When asked "Why butterflies?" I really
don't have a straightforward answer. And yes, as a child
I already was chasing butterflies (and caterpillars),
and over the years I took several pictures of butterflies
on holidays, but only in 2002 I started to photograph
butterflies in a more serious way. And to be honest the new
fire started more or less by chance when I took some
pictures of a common blue (anything but common) to try
out my new digicam. Since then my fascination has been
growing rapidly again. If anything, butterflies make me realise
how fragile we really are: life is a miracle!
Although the digicam had a good lens
and an unbelievable depth of field, the colors and pixel-count
weren't up to par in that time. So in 2002 I decided to buy a macrolens,
a Sigma APO macro 180mm F3.5, which I mounted on my
old Canon EOS 100. The Sigma crashed within a month,
so I had to buy a second macrolens, a Canon 100mm F2.8.
Most of the pictures I made that year are made with
the last lens, handheld or on a monopod. In 2003 I started
photographing again with my (repaired) Sigma on a new
Canon EOS 3, and in almost all cases I used a tripod.
In 2004 I bought my first digital SLR, a Canon 10D, soon followed by a 20D, and later a 40D. In 2010 I switched to my current full frame Canon 5D Mark II. The Sigma 180mm is still my favourite lens, but it seems Sigma has discontinued this lens in favour of the 150mm lens. On a full frame I need the extra mm's and I really like the bouquet of the Sigma 180mm. I am still waiting for Canon to introduce a digital equivalent
for the EOS 3. The new Canon 5D Mark IV looks promising, and hopefully Canon finally will come with a successor for their old 180mm macro lens too.
stopped experimenting with flashlight. It is a rather sophisticated matter, and apart from a darker background, the colours seem less natural, so so far all pictures are made with available light! My
Canon 5D Mark II delivers more or less noise-free images at 200
ISO, but early in the morning and later in the evening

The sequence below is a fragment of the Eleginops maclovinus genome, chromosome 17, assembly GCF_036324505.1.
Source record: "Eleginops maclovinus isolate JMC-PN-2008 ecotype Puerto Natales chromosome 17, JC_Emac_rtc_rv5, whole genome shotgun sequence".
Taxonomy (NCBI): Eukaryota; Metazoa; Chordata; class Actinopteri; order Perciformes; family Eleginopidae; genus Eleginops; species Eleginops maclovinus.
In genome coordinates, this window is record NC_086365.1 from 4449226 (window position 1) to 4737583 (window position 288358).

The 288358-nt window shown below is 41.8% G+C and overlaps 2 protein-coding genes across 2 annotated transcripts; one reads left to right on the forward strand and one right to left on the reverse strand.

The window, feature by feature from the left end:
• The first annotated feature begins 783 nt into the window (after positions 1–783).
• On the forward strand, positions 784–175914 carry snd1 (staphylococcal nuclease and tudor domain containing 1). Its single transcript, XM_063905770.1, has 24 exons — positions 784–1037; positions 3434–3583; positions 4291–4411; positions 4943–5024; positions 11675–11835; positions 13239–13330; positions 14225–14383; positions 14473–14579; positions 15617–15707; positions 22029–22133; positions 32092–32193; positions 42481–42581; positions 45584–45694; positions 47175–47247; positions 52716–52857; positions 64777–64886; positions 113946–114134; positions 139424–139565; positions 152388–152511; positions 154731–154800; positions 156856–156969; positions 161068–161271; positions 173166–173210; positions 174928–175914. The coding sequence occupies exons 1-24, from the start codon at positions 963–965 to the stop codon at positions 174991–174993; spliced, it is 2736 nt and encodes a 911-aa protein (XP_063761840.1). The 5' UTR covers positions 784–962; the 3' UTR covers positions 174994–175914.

this still can lead to exposure times between 1/60 and
1/15 of a second and that leaves little room for moving
targets..... In my opinion, despite the before mentioned
problems, the best times to photograph are in the early
morning or the late afternoon. The light is beautiful
and the butterflies are more easy-going! However you definitely
need a tripod under these circumstances.
Unfortunately enough I don't live in an
area or a country with an abundant butterfly-life. In
the Netherlands you may find about 70 different species.
However in my direct neighbourhood (within a range of
100 km from Amsterdam) you can encounter about 35 different
species. Most of them can be found in the dunes west of
Amsterdam. The woods and heathlands east of Amsterdam
are not as rich as the dunes. So to get to see less common
butterflies I will have to travel at least 100 kilometers.
It won't be a surprise that most pictures on this site
are made elsewhere in Europe. France has been my favourite
destination for a long time, but the last few years I
have been in Hungary, Italy, Spain, Switzerland, Germany, Greece, Turkey, Macedonia, Romania, Portugal, and Austria
After photographing for more than a decade I still have a huge list of wishes.
Naturally I hope to improve the quality of the pictures
on this site. I also would like to photograph all Dutch
species in the Netherlands itself. And one day I hope
to have a complete list of all European butterflies...